Why Hezbollah is now focused on Lebanon’s domestic politics

Paul Khalifeh.

The New Hezbollah has emerged. 

In the past, the Lebanese Shia party proclaimed its allegiance to Iran through resistance to the state of Israel, and by inflicting upon the latter its worst losses since its creation in 1948. The party is now undergoing yet another phase in its evolution. 

Hezbollah has adopted a distinctly Lebanese orientation, yet has not relinquished its position as a regional powerhouse – a position earned on the battlefields against Israel, and through its involvement in Syria, where it has fought alongside government troops since 2013.

Resisting occupation

The attachment of Hezbollah to Lebanese political life is by no means a new phenomenon. Founded in the 1980s as a response to the Israeli invasion of Lebanon, the group initially reserved its efforts for resisting the occupation. By 1992, it had taken the initiative to participate in the first legislative elections after the civil war.

For more than a decade, Hezbollah had to be content with parliamentary representation, which gave it popular legitimacy. At the same time, the group intensified its fight against Israel’s occupying troops, which finally succumbed in a unilateral and humiliating retreat in May 2000.

Hezbollah is embarking on a new step, insisting that it be involved in Lebanon’s political, economic and social life in a practical manner

In 2005, a new era was ushered in following the assassination of former Prime Minister Rafik Hariri. In response to the ensuing political upheaval, which led to the retreat of the Syrian army from Lebanon, Hezbollah judged the situation to be sufficiently serious to warrant direct participation in the executive body of state power. 

Hezbollah member Mohamed Fneich subsequently became a government minister, giving the group more influence in the aftermath of the 2006 Israeli war.

Thirteen years later, Hezbollah is embarking on a new step, insisting that it be involved in Lebanon’s political, economic and social life in a practical manner. It has requested greater Shia representation in government, including a minister in one of the country’s heavyweight departments: health.  

Fighting corruption

During a televised appearance in February, Hezbollah Secretary-General Hassan Nasrallah underscored the battle against squandering public funds. To this end, Hezbollah launched an anti-corruption committee headed by Hassan Fadlallah, charged with dealing with corruption in the public and private spheres.

These efforts were nearly jeopardised earlier in the year when MP Nawaf Moussaoui reacted angrily to a colleague suggesting that Hezbollah was responsible for the election of Lebanon’s president. He retorted that it was better to be elected via the “guns of resistance” rather than “on the back of an Israeli tank”, alluding to former leader Bachir Gemayel in 1982.

Hezbollah supporters celebrate the results of the May 2018 legislative elections (Reuters)
Hezbollah supporters celebrate the results of the legislative elections in May 2018 (Reuters)

This response generated a backlash from certain segments of the Christian population that consider Gemayel a hero, ultimately prompting Mohammad Raad, the leader of Hezbollah’s parliamentary bloc, to issue a formal apology. It was a rare development on the Lebanese political scene.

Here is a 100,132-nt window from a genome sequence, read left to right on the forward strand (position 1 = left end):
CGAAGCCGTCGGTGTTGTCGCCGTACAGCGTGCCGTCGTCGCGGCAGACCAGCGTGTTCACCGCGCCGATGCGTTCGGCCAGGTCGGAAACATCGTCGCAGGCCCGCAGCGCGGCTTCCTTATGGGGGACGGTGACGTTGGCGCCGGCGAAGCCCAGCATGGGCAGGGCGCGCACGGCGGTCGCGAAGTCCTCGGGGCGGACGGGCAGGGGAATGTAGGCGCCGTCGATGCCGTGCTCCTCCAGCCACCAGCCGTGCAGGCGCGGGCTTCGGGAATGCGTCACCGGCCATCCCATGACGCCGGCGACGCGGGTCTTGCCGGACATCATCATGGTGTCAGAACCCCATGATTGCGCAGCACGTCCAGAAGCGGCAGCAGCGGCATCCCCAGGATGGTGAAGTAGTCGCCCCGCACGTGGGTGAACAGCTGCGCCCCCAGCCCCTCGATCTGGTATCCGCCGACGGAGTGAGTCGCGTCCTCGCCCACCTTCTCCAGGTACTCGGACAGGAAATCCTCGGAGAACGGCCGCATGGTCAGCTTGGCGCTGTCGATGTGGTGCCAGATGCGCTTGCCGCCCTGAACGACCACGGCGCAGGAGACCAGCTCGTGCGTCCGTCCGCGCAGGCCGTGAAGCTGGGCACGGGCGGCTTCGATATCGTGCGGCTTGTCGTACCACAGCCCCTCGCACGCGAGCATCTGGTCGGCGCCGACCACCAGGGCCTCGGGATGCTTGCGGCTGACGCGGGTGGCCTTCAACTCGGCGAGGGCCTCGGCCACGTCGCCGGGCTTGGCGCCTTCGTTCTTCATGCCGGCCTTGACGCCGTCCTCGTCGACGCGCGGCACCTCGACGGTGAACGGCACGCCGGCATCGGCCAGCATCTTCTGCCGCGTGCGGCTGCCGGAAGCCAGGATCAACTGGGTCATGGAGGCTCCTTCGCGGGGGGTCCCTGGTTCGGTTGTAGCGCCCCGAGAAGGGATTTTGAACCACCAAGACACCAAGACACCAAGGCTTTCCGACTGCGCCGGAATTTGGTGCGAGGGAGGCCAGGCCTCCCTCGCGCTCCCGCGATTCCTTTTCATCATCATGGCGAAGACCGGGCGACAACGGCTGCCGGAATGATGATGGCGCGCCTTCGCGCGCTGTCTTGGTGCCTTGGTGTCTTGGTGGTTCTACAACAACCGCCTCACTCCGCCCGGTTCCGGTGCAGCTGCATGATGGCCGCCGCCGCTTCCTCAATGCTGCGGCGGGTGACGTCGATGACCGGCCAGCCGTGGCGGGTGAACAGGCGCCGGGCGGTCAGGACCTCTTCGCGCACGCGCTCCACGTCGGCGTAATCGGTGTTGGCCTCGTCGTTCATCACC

Hezbollah’s involvement in Lebanese political life has been motivated by a real need, born of the dissatisfaction within certain sectors of the Shia population. Economic hardships and increasing social malaise have been amplified by Hezbollah’s loss of thousands of fighters in Syria.

Nasrallah appeared to have sensed this unrest during the period leading up to the 2018 legislative elections, spurring him to get deeply involved in the campaign. Hezbollah succeeded in winning its stronghold in Baalbek-Hermel in eastern Lebanon, but the results were disappointing, with a higher number of votes going to a Hezbollah ally, rather than to Hezbollah candidates.

Tightened sanctions

The dissatisfaction of the popular base was accompanied by the US administration tightening its economic sanctions against Hezbollah to deplete its resources. The party’s strategy of focusing more on internal Lebanese issues aims to mitigate the effects of the pressure exerted by Washington.

Earlier this year, the US ambassador in Beirut, Elizabeth Richard, expressed concerns over the expanding role of Hezbollah in Lebanon’s cabinet, noting: “[Hezbollah] continues to make its own national security decisions – decisions that endanger the rest of the country. And that continues to violate the government’s disassociation policy by participating in armed conflict in at least three other countries.”

Previously, Secretary of State Mike Pompeo vowed that the US would not tolerate the “status quo” that had been imposed by the influence of Hezbollah in Lebanon.

The increased “Lebanisation” of Hezbollah is undeniable, coming at a time when the group is under fire. Yet, its objective is less to confine its role within its own borders, than to safeguard its influence throughout the region.

The views expressed in this article belong to the author and do not necessarily reflect the editorial policy of Middle East Eye.

This article was translated and condensed from the original, which appeared in the MEE French edition.

Featured image: Hezbollah supporters in Beirut listen to a speech by Secretary-General Hassan Nasrallah (AFP)

Posted on Middle East Eye, August 26 2019.

Leave a Reply

Your email address will not be published. Required fields are marked *

This site uses Akismet to reduce spam. Learn how your comment data is processed.